__________________
My mod posts will always be in red.
The Rules • Infractions & Deletions • Who's the moderator? • FAQ • What is a "Personal Attack" • What is "Trolling" • Guidelines for copyrighted material.
Reply With Quote Quick reply to this message
 
Old 09-16-2019, 11:14 AM
 
203 posts, read 72,177 times
Reputation: 324
Quote:
Originally Posted by Gungnir View Post
If a mob of enraged villagers come for you with pitchforks and burning torches, but you didn't attend the village meeting, can they hurt you?

The issue is that sure, you can sue for libel or defamation, but you'd have to prove that it was untrue, and to do that you'd need to know what's being said. Further, your employer, colleagues, associates, spouse might be completely aware of the claims and act on those claims without any further evidence. So you're fired, lose your seat on the PTA, are barred from the golf club, or whatever. While you might have some form of legal redress, it's not guaranteed, nor is it entirely repairable. Suppose your spouse files for divorce based on social media claims you had several sexual affairs with minors, or sexually harassed former employees, how you going to fix that, even if you stop the divorce, your marriage is going to be entirely different afterwards.

That's the issue, it's not the injury of the postings, it's the effects that follow from those postings that often are nothing more than one person making uncorroborated claims, and hundreds dogpiling onto those claims and inflaming the situation.
Yes, exactly. It's just like yelling "FIRE!" in a theater when there isn't one and you start a riot and people get hurt trying to get out you end up being liable. Zoe knew this guy had some mental problems but was getting help yet still posted it. Keep in mind, she's one of those that goes by "xer" so that's all you need to know about this *****. She's also scammed people out of money.
Reply With Quote Quick reply to this message
 
Old 09-16-2019, 01:52 PM
 
4,588 posts, read 8,350,711 times
Reputation: 1735
Public employees like teachers AFAIK aren't under the same rules as private enterprise, and people can and have filed wrongful termination IF they get evidence that such has happened.

Quote:
Originally Posted by jeffdoorgunner View Post
LOL. welcome to "right to work" laws...……….
Reply With Quote Quick reply to this message
 
Old 09-16-2019, 05:31 PM
 
5,501 posts, read 1,095,854 times
Reputation: 2193
Quote:
Originally Posted by dsjj251 View Post
Twitter mobs are horrible.

Abusers are horrible too.

You can argue that mobs are bad without defending abusers.
Another thing is that those Twitter mobs may not exactly have all the facts on the claims against the suspect and they still go wild!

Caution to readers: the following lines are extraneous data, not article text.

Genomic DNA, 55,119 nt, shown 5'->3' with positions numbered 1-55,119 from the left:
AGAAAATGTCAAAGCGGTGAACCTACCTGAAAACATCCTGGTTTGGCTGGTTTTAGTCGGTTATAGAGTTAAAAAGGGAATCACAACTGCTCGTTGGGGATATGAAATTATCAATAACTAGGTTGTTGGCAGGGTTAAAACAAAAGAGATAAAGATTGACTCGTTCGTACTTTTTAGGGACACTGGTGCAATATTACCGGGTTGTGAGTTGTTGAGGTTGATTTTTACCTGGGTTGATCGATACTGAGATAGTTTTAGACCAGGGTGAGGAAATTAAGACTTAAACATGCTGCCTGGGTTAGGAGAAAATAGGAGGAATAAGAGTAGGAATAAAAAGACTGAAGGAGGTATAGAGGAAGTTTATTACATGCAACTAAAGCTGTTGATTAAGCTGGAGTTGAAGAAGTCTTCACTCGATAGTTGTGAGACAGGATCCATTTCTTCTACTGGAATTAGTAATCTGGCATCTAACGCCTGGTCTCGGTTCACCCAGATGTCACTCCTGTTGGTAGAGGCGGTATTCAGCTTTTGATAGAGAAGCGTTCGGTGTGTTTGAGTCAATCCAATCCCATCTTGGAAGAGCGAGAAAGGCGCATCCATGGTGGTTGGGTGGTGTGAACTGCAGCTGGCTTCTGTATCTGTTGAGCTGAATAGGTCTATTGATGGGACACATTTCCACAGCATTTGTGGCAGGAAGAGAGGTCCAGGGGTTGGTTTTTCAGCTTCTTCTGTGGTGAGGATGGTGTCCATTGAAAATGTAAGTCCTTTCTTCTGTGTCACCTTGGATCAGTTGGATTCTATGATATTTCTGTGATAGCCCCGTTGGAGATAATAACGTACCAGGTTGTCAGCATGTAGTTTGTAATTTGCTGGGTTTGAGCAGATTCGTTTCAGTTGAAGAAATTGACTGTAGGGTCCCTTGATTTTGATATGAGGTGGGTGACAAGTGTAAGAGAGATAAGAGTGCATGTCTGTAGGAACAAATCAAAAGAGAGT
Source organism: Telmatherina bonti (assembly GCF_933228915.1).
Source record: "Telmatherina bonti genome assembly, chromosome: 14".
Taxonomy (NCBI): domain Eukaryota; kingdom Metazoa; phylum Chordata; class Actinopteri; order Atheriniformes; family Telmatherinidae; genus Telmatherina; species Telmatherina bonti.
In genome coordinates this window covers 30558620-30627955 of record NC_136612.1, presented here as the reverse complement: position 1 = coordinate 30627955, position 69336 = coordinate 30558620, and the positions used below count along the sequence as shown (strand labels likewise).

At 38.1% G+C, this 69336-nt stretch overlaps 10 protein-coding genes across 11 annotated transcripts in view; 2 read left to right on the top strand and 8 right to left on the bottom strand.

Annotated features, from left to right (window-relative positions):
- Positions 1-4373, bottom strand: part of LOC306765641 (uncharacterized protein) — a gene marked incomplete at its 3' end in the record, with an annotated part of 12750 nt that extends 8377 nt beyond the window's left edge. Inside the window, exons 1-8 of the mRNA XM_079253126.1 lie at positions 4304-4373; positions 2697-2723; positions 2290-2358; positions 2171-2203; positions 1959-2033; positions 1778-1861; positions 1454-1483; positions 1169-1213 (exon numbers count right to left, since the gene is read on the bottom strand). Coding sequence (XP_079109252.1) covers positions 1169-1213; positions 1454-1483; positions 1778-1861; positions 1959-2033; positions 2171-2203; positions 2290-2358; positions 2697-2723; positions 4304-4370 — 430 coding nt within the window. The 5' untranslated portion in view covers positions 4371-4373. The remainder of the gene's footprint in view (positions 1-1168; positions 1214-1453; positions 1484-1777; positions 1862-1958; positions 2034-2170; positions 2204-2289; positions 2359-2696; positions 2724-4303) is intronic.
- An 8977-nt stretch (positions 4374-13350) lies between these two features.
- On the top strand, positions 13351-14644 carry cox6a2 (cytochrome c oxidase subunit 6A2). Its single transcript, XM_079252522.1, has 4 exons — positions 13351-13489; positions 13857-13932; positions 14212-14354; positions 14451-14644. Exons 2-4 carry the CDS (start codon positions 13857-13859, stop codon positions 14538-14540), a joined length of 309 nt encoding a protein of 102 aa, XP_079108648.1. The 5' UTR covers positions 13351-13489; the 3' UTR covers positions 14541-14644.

Reply With Quote Quick reply to this message
 
Old 09-16-2019, 06:23 PM
 
Location: The Republic of Texas
67,583 posts, read 34,482,133 times
Reputation: 14556
Quote:
Originally Posted by Vicman View Post
Around last week, Zoe Quinn, a feminist activist, accused Alec Howolka, a video game developer, of being emotionally and physically abusive in a Twitter post.

EDIT:
* Original post: zoλ
* Thread: zoλ

I believe she said it was due to a mental illness, and that he had already apologized and come to an understanding privately, but she decided to make the post public anyway. She has thousands of followers, and the media latched onto it. Zoe Quinn had never contacted law enforcement about it, and did not do so. She did not take any legal remedies. Zoe Quinn did not speak up about this until now. Zoe claimed that she thought Howolka changed, but he did not zoλ

Some other posts I found:
* U
* zoλ

Howolka's former coworkers then made a Twitter post stating they were cutting ties with him

Howolka then committed suicide, something announced by his sister. Eileen Mary Holowka on Twitter: "Alec Holowka, my brother and best friend, passed away this morning. This became a PR crisis as the suicide came just days after the public announcement.

One of the former business partners, Scott Benson, made a post on medium.com saying that Alec was abusive towards him, though because of his mental illness (this detail sandwiched in there), calling himself a "survivor", and arguing that it was understandable that he died. I believe he said there were other women saying Alec abused them https://medium.com/@bombsfall/alec-2618dc1e23e

None of those people went to the police or law enforcement. Unlike people like Weinstein, Cosby, Spacey, etc. Howolka lacked the financial wealth and power that would insulate himself, so Quinn should not have feared going to the police IMO. If anything she has the said power.

I understand that people are strongly against sexual, physical, and emotional abuse and want to protect society and women in particular. At the same time, unproven allegations can very quickly destroy a professional career and family connections. I think there needs to be action taken to prevent Twitter mobs and to encourage any accusers to go to the police or law enforcement in a timely matter; they may not believe you, or criticize you, and it may take a long time, but it's something you must endure to get justice. I also harshly criticize people saying that it's not the accusers' fault that an (alleged) abuser committed suicide, or that you cannot drive someone to suicide; you absolutely can if their professional and familial connections are taken away. Some of the pro-Quinn people say it's offensive to ask for proof; I say that it's an inappropriate attitude and not a reasonable objection.